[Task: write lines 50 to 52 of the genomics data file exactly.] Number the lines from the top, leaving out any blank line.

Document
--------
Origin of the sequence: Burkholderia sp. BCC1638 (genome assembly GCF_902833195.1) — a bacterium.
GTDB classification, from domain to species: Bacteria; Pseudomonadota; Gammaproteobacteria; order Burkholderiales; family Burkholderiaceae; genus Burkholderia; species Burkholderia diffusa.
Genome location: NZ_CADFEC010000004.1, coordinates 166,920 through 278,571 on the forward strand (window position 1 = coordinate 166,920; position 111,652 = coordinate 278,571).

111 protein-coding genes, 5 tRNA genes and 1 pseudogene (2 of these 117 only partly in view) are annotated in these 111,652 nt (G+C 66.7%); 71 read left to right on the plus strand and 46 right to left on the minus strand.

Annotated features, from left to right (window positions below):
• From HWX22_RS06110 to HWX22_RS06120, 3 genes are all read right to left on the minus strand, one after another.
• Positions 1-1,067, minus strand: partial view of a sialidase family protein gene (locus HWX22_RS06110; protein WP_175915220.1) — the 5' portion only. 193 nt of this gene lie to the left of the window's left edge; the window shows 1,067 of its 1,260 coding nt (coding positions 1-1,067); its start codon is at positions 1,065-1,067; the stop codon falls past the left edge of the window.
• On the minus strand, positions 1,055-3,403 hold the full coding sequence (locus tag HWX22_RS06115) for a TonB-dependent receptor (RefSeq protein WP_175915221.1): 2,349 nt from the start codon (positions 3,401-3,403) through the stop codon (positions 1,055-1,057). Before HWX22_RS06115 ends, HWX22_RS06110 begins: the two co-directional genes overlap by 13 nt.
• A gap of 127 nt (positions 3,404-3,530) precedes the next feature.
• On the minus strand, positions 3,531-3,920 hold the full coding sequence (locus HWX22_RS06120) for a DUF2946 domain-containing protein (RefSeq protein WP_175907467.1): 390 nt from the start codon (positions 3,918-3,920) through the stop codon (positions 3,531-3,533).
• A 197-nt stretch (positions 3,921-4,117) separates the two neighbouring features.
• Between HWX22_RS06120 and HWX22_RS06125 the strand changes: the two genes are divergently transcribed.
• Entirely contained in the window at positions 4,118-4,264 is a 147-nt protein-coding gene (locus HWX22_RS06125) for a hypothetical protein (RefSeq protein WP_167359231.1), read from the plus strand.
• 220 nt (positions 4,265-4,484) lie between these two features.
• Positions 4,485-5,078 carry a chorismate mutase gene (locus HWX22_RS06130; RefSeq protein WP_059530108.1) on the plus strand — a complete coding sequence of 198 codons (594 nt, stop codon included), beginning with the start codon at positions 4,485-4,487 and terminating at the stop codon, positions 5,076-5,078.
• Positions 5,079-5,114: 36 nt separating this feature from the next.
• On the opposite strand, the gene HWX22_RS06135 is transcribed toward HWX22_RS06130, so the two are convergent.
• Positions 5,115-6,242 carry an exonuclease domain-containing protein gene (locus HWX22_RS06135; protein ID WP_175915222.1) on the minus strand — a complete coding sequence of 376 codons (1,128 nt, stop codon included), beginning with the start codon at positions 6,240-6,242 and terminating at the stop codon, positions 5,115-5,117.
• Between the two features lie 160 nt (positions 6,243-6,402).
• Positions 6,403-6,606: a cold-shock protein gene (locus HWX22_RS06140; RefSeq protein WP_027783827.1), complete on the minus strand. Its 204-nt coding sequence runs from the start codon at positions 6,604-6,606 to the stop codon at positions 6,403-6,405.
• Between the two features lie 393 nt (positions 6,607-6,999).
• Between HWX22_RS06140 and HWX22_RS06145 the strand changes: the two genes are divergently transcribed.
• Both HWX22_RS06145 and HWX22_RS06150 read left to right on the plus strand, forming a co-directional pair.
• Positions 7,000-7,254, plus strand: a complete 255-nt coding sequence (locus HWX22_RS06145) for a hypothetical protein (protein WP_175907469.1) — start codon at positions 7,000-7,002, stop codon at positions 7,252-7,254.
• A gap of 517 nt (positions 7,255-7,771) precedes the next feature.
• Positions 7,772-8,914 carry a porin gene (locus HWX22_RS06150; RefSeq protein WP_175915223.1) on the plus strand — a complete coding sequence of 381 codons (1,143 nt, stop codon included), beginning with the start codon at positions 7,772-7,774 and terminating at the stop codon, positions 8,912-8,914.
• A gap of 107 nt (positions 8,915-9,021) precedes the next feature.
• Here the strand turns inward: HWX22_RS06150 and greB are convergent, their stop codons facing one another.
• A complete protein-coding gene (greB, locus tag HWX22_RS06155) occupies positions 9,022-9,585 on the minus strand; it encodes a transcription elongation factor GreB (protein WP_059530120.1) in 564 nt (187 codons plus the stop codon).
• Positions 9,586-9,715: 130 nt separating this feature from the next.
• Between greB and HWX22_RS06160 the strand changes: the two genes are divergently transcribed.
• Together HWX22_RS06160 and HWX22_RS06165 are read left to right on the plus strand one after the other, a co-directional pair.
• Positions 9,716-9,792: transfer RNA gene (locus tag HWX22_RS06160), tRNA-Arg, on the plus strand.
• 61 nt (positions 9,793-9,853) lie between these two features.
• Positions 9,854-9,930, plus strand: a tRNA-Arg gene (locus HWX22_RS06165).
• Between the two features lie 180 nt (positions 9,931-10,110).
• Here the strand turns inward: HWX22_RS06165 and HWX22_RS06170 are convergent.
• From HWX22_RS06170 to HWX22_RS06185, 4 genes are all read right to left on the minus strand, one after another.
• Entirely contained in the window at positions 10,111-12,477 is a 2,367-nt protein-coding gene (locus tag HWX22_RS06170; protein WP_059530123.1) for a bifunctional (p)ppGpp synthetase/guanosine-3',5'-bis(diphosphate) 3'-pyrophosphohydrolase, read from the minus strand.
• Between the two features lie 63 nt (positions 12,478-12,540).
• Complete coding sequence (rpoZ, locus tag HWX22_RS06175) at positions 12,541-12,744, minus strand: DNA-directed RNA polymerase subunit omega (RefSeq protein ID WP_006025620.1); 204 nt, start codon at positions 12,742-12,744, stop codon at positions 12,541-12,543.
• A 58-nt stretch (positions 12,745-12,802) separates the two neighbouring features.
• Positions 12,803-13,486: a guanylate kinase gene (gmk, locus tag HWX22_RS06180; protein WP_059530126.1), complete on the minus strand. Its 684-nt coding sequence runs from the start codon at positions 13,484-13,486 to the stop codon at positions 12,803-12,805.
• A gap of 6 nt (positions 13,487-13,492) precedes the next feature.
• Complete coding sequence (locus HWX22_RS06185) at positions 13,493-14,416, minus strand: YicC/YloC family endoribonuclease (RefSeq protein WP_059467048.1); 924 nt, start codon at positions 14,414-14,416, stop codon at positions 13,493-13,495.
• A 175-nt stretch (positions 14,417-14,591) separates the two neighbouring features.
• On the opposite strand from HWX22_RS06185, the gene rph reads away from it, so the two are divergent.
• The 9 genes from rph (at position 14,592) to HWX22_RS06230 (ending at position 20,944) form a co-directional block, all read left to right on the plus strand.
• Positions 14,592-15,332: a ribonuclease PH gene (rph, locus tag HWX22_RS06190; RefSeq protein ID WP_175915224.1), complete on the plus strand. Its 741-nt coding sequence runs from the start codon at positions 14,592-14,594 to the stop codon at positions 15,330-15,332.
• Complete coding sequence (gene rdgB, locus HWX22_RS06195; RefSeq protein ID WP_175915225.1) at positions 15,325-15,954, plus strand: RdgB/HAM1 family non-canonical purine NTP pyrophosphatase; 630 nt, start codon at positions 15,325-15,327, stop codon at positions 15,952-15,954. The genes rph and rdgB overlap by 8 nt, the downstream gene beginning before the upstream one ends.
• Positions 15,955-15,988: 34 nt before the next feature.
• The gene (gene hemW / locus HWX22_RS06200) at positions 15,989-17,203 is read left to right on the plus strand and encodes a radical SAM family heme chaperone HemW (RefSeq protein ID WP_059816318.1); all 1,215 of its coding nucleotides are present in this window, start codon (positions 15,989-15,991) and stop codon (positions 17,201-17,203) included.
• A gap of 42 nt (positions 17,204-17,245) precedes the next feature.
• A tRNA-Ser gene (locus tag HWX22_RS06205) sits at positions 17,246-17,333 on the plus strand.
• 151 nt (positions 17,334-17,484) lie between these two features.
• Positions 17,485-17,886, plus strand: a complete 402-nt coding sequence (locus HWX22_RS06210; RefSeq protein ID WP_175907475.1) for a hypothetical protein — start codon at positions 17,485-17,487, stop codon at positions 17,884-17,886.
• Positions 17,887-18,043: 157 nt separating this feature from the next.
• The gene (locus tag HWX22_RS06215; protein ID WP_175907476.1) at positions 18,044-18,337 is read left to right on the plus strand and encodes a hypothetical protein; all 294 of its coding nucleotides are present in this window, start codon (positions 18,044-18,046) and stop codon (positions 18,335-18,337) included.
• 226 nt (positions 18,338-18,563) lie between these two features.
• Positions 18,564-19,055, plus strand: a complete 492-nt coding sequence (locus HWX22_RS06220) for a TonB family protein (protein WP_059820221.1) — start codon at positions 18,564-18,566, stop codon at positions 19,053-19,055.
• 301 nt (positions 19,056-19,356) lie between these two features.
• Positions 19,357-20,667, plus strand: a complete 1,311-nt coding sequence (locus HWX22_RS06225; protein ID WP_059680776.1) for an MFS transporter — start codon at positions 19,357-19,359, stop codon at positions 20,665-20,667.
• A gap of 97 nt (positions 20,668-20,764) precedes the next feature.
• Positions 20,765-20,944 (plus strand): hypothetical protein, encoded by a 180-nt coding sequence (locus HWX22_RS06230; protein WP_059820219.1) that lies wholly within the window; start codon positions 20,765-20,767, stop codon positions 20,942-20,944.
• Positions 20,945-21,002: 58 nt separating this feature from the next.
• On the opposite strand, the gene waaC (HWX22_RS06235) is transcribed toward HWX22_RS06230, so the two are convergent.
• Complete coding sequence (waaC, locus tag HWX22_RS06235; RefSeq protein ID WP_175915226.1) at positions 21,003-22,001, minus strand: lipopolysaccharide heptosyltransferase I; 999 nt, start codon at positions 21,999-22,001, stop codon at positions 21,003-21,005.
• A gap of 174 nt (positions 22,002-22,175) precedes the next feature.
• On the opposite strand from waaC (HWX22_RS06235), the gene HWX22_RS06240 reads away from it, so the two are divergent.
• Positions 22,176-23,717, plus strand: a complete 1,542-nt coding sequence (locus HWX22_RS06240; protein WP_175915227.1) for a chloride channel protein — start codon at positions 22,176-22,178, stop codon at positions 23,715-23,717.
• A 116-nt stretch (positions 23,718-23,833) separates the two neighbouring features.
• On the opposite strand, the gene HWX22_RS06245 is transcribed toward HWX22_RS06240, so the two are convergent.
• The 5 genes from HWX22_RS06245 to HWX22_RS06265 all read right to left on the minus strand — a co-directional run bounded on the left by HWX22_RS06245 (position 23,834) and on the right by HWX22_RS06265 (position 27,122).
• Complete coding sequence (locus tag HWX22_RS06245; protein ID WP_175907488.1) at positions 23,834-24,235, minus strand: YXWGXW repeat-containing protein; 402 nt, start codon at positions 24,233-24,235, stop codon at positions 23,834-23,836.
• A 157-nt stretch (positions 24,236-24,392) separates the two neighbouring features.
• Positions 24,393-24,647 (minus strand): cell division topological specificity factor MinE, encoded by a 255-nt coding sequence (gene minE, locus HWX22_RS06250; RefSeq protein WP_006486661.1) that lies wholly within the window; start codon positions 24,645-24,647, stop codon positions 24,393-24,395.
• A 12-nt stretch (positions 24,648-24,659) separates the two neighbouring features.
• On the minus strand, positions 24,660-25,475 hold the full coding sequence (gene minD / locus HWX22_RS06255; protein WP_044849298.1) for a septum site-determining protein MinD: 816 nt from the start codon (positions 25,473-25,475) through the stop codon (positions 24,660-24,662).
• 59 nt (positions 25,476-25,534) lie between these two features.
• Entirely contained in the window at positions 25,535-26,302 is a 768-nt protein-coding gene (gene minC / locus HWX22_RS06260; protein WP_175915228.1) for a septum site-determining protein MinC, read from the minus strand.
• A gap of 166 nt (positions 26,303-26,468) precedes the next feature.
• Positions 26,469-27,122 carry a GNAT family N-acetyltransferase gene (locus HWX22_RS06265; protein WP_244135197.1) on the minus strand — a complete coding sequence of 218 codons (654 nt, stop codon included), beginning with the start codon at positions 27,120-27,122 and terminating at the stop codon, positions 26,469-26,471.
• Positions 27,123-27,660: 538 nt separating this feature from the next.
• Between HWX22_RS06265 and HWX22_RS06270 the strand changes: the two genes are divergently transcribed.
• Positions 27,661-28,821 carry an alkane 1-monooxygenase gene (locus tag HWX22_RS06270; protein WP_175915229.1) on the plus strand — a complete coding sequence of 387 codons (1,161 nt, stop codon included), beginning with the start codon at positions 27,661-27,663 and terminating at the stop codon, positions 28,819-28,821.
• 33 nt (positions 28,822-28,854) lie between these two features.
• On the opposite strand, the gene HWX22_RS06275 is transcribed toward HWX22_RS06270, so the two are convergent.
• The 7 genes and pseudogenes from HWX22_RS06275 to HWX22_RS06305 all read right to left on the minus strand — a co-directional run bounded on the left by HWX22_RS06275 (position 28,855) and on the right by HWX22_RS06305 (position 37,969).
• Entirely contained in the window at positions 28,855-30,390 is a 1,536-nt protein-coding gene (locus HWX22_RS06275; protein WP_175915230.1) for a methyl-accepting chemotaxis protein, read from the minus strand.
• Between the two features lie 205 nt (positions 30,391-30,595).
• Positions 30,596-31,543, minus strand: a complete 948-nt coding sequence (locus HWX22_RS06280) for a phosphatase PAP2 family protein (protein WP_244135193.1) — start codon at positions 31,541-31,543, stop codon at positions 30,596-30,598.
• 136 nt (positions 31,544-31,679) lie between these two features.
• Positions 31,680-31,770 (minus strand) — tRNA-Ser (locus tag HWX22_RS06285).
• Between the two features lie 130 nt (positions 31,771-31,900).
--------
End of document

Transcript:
• Complete coding sequence (gene rdgB, locus HWX22_RS06195; RefSeq protein ID WP_175915225.1) at positions 15,325-15,954, plus strand: RdgB/HAM1 family non-canonical purine NTP pyrophosphatase; 630 nt, start codon at positions 15,325-15,327, stop codon at positions 15,952-15,954. The genes rph and rdgB overlap by 8 nt, the downstream gene beginning before the upstream one ends.
• Positions 15,955-15,988: 34 nt before the next feature.
• The gene (gene hemW / locus HWX22_RS06200) at positions 15,989-17,203 is read left to right on the plus strand and encodes a radical SAM family heme chaperone HemW (RefSeq protein ID WP_059816318.1); all 1,215 of its coding nucleotides are present in this window, start codon (positions 15,989-15,991) and stop codon (positions 17,201-17,203) included.